Thursday, March 23, 2023

Langley City Council Set City’s Priorities for the Coming Year

There are two ways that municipal councils can set the direction of cities. One way is through motions proposed by induvial council members, and the other is through adopting strategic plans developed by all council members. In either case, the majority of council must be in favour for them to be in effect. The challenge with using motions is that they are ad-hoc and make it challenging for city staff to know the priority of a motion’s objectives compared to all the other objectives a city has. Most motions also require financial resources and staff time, which can undermine other objectives. For these reasons, strategic plans are the preferred way to move forward on the objectives of a council.

Langley City Council will be working on a five-year rolling strategic plan, but Council wanted to get to work quickly, so we adopted an interim plan for this year. The following are the objectives that Council asked Langley City staff to work on over the next year.

  • Evaluate our financial planning process to ensure that it is not only robust, timely, consultative, and transparent but also takes into account current and long-term strategic priorities as well as capital and operating budget requirements identified under the Official Community Plan, asset management plans, and various long term infrastructure plans;
  • Assess potential risks to the City services and partnerships due to political, economic, social, and environmental changes and uncertainty, thereby being able to develop mitigation plans to offset the risks;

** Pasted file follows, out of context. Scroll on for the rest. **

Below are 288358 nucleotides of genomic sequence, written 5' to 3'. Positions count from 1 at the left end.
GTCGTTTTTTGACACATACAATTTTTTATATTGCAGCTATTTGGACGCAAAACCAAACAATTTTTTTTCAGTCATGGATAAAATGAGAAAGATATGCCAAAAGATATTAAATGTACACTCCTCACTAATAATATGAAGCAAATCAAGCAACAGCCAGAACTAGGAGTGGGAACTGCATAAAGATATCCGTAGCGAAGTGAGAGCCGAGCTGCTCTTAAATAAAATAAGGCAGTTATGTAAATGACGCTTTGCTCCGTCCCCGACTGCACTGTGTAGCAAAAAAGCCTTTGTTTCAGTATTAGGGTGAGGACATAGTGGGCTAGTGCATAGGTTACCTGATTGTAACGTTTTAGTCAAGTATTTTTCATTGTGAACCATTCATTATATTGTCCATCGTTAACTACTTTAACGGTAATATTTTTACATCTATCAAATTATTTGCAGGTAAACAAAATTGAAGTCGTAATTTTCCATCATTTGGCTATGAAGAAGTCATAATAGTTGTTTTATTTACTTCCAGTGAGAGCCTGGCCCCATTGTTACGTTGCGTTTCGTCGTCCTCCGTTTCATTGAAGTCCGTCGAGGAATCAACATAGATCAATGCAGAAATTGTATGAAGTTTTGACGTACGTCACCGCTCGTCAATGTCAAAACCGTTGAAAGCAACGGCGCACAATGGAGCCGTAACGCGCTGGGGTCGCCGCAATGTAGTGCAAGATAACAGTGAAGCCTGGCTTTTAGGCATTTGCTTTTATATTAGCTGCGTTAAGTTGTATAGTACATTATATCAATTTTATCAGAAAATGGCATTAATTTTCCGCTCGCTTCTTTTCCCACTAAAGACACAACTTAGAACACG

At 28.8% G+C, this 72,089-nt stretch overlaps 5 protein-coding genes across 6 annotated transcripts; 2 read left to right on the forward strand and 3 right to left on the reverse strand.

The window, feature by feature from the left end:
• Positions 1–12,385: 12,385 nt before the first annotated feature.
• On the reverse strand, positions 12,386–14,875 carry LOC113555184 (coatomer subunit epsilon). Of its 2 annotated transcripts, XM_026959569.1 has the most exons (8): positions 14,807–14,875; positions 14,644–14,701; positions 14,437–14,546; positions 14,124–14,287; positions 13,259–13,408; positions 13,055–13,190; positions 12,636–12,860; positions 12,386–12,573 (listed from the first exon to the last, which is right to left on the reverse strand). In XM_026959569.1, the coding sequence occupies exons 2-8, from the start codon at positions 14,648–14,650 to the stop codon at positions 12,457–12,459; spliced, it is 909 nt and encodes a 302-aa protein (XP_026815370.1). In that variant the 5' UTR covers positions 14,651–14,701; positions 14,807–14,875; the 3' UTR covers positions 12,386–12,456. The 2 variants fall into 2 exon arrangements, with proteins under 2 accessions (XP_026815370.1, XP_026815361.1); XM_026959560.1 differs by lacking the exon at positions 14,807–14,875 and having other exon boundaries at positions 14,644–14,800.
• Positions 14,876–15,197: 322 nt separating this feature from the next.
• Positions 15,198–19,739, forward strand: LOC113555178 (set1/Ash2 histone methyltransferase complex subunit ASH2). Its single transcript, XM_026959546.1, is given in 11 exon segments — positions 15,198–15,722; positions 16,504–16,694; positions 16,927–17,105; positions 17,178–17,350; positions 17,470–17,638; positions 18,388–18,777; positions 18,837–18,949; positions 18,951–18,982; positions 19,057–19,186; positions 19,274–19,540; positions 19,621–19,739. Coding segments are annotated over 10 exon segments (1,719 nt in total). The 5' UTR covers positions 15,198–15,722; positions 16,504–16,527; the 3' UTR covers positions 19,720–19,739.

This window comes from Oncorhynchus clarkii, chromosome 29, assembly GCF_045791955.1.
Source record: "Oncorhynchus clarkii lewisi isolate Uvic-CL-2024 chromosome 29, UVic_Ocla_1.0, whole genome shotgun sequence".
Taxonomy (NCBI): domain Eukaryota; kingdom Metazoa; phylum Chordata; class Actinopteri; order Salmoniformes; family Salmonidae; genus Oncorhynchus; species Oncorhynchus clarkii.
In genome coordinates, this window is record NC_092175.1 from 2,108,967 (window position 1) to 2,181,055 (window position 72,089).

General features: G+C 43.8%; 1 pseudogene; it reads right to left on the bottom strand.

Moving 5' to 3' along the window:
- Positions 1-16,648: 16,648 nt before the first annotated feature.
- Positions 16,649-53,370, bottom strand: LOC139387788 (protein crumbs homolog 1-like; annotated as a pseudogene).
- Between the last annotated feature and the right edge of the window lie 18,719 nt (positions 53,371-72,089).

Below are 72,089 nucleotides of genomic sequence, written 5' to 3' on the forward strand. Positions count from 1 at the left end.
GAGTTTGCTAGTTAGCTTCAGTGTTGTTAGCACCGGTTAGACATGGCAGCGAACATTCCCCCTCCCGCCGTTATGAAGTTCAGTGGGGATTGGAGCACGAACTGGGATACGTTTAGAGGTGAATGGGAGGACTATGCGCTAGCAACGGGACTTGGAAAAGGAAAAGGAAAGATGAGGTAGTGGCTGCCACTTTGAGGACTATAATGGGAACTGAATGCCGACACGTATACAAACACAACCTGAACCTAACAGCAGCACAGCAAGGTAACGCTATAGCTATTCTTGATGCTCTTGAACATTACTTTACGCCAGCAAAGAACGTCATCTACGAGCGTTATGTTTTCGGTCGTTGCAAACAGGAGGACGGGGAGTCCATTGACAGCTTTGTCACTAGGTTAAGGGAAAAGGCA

• Review and update the current Tenant Relocation Policy to provide a suite of reasonable and appropriate housing relocation options that will protect the interest of tenants who will be relocated due to redevelopment;
  • Support the Healthy and Resilient Community Dialogue Series that engages community leaders, provincial agencies, social service groups, community partners, residents and business owners, industry experts, and practitioners to examine homelessness, health, social issues, community safety, and well-being issues affecting our community. Through these conversations, we hope to identify best practices and develop a community action plan that addresses the issues and assists us with community planning decisions; and,
  • Ensure we remain focused on completing previous strategic initiatives such as moving forward with Truth and Reconciliation with Indigenous Nations, updating our Zoning Bylaw to prepare for SkyTrain, creating a Sustainability Charter & Urban Forest Management Plan to tackle climate change and its impacts, and renewing the Fraser Highway One-Way to replace century-old infrastructure.

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